This week Liv Siddall looks at whether, with increased scrutiny on brands’ Christmas adverts, we should toss aside our cynicism for the festive season. As ever we’d welcome your comments below as well.
You may remember at school rushing into the classroom to talk about the fact that the Coca-Cola Christmas ad had aired the night before, a spot that has remained true to its format since anyone can remember and continues to delight as people believe it marks “the start of the festive season”. No one’s really sure why the lorries are arriving into town but we tend to accept it as the starting pistol for the season of overconsumption.
Tis annual advert has gotten away with it since the 1960s with no real backlash, compared to the extraordinary amount of hubbub over the reams of Christmas ads that appear now to the baying crowd of cynical Twitter users. My first guess would be that the Coca-Cola advert, while still desperately reminding you to drink Coca-Cola, isn’t trying wholeheartedly to make you start sobbing and feeling guilty for not loving your family enough. This year we have already been treated to some crackers, namingly the much-anticipated John Lewis Christmas ad — the third in a series of adverts designed specifically to pull on your cynical, urban heartstrings.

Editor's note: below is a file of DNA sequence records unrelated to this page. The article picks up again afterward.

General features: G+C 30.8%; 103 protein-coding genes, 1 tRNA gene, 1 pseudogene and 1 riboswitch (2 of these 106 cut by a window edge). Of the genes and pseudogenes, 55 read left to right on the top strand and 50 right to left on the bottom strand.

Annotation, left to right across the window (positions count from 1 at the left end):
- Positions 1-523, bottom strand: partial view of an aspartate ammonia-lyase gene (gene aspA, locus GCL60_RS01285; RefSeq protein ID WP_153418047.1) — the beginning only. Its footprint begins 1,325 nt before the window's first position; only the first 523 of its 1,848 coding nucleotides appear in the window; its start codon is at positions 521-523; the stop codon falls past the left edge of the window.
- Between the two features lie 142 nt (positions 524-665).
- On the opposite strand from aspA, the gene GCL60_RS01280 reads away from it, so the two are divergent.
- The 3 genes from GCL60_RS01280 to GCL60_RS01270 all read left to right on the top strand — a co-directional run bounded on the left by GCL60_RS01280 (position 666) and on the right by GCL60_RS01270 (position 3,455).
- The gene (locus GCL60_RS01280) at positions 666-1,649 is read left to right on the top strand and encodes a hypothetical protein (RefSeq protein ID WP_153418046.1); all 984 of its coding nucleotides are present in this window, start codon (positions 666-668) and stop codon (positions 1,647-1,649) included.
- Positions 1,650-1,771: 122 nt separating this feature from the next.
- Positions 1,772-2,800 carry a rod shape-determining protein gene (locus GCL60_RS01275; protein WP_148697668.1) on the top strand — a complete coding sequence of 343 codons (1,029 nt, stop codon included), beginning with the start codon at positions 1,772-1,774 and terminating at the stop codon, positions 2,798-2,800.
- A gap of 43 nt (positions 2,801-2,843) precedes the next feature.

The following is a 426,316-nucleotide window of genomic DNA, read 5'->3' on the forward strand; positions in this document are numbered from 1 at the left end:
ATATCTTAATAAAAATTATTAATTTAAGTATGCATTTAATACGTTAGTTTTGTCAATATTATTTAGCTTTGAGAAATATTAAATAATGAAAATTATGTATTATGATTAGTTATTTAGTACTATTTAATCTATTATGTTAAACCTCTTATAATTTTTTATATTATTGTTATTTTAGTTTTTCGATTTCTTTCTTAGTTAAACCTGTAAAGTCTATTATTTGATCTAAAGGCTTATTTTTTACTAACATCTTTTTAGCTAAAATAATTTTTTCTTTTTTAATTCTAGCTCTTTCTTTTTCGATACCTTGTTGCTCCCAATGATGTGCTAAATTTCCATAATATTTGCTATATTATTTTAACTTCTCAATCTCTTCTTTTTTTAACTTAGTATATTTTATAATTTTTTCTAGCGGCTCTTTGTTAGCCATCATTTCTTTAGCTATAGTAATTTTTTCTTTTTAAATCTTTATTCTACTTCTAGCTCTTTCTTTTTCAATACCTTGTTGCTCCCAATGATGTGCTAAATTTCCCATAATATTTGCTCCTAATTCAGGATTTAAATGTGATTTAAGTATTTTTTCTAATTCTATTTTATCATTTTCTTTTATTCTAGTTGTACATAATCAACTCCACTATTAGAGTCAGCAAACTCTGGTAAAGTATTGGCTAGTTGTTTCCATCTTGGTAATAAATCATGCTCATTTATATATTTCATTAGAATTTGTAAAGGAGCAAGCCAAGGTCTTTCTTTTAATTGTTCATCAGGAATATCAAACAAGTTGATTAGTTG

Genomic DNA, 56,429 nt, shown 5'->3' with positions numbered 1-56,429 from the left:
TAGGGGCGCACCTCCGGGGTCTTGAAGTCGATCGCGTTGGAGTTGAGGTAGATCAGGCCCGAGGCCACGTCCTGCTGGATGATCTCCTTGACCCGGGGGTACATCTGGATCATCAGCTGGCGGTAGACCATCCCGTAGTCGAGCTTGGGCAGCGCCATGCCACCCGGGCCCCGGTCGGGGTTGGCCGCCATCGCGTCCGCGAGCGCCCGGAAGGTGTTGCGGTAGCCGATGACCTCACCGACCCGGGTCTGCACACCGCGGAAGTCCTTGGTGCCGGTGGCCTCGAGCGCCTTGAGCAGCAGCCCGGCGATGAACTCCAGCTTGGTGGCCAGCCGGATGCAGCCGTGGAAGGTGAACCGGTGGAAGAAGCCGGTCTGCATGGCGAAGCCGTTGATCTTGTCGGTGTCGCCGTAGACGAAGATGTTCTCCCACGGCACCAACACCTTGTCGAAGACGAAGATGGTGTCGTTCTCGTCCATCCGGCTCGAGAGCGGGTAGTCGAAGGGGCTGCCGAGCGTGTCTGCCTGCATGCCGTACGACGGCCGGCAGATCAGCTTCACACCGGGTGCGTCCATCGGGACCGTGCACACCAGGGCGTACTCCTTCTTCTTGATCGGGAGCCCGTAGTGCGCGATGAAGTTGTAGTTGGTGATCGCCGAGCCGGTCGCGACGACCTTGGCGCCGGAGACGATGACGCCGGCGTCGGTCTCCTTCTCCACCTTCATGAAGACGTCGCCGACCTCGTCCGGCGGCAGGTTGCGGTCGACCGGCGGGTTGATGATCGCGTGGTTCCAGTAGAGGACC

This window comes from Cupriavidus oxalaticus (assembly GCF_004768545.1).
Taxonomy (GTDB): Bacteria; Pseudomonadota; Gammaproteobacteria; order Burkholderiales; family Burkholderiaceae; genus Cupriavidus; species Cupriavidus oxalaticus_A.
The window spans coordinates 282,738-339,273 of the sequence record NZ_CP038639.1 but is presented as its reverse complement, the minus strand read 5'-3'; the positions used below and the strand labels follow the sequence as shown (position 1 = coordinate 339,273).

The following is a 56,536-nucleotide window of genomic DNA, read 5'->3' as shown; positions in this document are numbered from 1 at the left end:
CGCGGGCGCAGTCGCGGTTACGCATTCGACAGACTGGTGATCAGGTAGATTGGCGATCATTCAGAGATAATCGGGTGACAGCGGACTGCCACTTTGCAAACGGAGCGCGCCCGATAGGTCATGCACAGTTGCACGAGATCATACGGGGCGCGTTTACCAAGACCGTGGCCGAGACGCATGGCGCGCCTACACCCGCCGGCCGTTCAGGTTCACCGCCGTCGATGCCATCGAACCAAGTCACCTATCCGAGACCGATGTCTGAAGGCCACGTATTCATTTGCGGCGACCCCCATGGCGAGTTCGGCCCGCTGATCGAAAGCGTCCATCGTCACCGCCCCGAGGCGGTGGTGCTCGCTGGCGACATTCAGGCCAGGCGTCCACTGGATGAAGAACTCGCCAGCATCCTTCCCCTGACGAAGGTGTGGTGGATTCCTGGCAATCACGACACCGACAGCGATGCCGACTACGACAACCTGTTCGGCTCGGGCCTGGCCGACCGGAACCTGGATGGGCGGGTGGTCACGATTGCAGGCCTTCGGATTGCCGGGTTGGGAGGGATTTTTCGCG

Unlike the Coca-Cola advert, this story of a snowman (spoiler alert) trekking across what looks like Slough to get his snow wife/mistress some gloves doesn’t really make you think of Christmas – it just reminds you that you should probably voice your opinion online. The thing that it does have in common with the Coca-Cola advert is that it’s phenomenally cheesy.
But isn’t that what it’s all about? After a year of watching sterile, testosterone-fuelled car adverts in the cinema, and face-clawingly loud adverts for bleach, isn’t it actually quite nice to just sit back and be fed the TV equivalent of a Boxing Day cheese-board?
We’re all so used to being poised to criticise big-budget adverts that perhaps we’re forgetting that there’s a reason we watch Love Actually at Christmas and not in July and why we say “Merry Christmas!” to people we generally don’t like at this time of year — it’s sort of fun to be cheesy. These adverts, however unrealistic, are merely bringing that point home.
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